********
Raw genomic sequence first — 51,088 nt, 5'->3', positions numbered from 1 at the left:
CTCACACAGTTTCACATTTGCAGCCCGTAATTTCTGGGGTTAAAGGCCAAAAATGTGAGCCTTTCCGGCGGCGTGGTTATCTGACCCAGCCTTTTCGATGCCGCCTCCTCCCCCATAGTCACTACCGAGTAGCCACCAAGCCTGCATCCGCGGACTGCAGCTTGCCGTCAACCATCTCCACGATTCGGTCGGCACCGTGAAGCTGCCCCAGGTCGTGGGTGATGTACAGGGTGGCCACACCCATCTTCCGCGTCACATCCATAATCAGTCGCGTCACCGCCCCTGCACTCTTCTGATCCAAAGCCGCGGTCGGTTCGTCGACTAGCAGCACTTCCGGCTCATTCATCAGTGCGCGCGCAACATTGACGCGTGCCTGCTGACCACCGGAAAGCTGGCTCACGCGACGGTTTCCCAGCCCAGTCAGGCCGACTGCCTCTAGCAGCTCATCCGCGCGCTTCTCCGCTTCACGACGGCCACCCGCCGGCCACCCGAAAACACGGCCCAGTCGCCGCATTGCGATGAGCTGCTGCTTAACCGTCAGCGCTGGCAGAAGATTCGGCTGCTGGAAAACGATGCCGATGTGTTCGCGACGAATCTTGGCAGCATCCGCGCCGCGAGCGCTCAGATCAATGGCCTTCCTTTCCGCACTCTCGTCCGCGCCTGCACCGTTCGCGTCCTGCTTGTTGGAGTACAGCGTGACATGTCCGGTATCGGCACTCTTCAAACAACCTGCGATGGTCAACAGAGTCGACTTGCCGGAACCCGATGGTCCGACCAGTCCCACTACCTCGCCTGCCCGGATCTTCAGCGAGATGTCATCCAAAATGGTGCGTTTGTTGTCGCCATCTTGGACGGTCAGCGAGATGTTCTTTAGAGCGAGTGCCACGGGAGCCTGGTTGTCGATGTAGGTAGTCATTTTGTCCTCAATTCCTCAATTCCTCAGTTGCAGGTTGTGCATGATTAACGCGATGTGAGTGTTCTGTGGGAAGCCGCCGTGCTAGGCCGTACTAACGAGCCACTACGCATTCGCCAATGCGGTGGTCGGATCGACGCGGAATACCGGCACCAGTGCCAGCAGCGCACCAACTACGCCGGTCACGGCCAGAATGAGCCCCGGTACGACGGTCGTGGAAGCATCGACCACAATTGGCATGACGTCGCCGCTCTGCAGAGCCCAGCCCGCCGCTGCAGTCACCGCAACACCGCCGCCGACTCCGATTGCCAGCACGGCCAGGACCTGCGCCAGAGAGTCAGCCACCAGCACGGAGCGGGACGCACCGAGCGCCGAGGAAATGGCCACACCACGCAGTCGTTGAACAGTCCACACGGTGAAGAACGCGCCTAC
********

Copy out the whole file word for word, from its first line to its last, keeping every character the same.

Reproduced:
Raw genomic sequence first — 51,088 nt, 5'->3', positions numbered from 1 at the left:
CTCACACAGTTTCACATTTGCAGCCCGTAATTTCTGGGGTTAAAGGCCAAAAATGTGAGCCTTTCCGGCGGCGTGGTTATCTGACCCAGCCTTTTCGATGCCGCCTCCTCCCCCATAGTCACTACCGAGTAGCCACCAAGCCTGCATCCGCGGACTGCAGCTTGCCGTCAACCATCTCCACGATTCGGTCGGCACCGTGAAGCTGCCCCAGGTCGTGGGTGATGTACAGGGTGGCCACACCCATCTTCCGCGTCACATCCATAATCAGTCGCGTCACCGCCCCTGCACTCTTCTGATCCAAAGCCGCGGTCGGTTCGTCGACTAGCAGCACTTCCGGCTCATTCATCAGTGCGCGCGCAACATTGACGCGTGCCTGCTGACCACCGGAAAGCTGGCTCACGCGACGGTTTCCCAGCCCAGTCAGGCCGACTGCCTCTAGCAGCTCATCCGCGCGCTTCTCCGCTTCACGACGGCCACCCGCCGGCCACCCGAAAACACGGCCCAGTCGCCGCATTGCGATGAGCTGCTGCTTAACCGTCAGCGCTGGCAGAAGATTCGGCTGCTGGAAAACGATGCCGATGTGTTCGCGACGAATCTTGGCAGCATCCGCGCCGCGAGCGCTCAGATCAATGGCCTTCCTTTCCGCACTCTCGTCCGCGCCTGCACCGTTCGCGTCCTGCTTGTTGGAGTACAGCGTGACATGTCCGGTATCGGCACTCTTCAAACAACCTGCGATGGTCAACAGAGTCGACTTGCCGGAACCCGATGGTCCGACCAGTCCCACTACCTCGCCTGCCCGGATCTTCAGCGAGATGTCATCCAAAATGGTGCGTTTGTTGTCGCCATCTTGGACGGTCAGCGAGATGTTCTTTAGAGCGAGTGCCACGGGAGCCTGGTTGTCGATGTAGGTAGTCATTTTGTCCTCAATTCCTCAATTCCTCAGTTGCAGGTTGTGCATGATTAACGCGATGTGAGTGTTCTGTGGGAAGCCGCCGTGCTAGGCCGTACTAACGAGCCACTACGCATTCGCCAATGCGGTGGTCGGATCGACGCGGAATACCGGCACCAGTGCCAGCAGCGCACCAACTACGCCGGTCACGGCCAGAATGAGCCCCGGTACGACGGTCGTGGAAGCATCGACCACAATTGGCATGACGTCGCCGCTCTGCAGAGCCCAGCCCGCCGCTGCAGTCACCGCAACACCGCCGCCGACTCCGATTGCCAGCACGGCCAGGACCTGCGCCAGAGAGTCAGCCACCAGCACGGAGCGGGACGCACCGAGCGCCGAGGAAATGGCCACACCACGCAGTCGTTGAACAGTCCACACGGTGAAGAACGCGCCTAC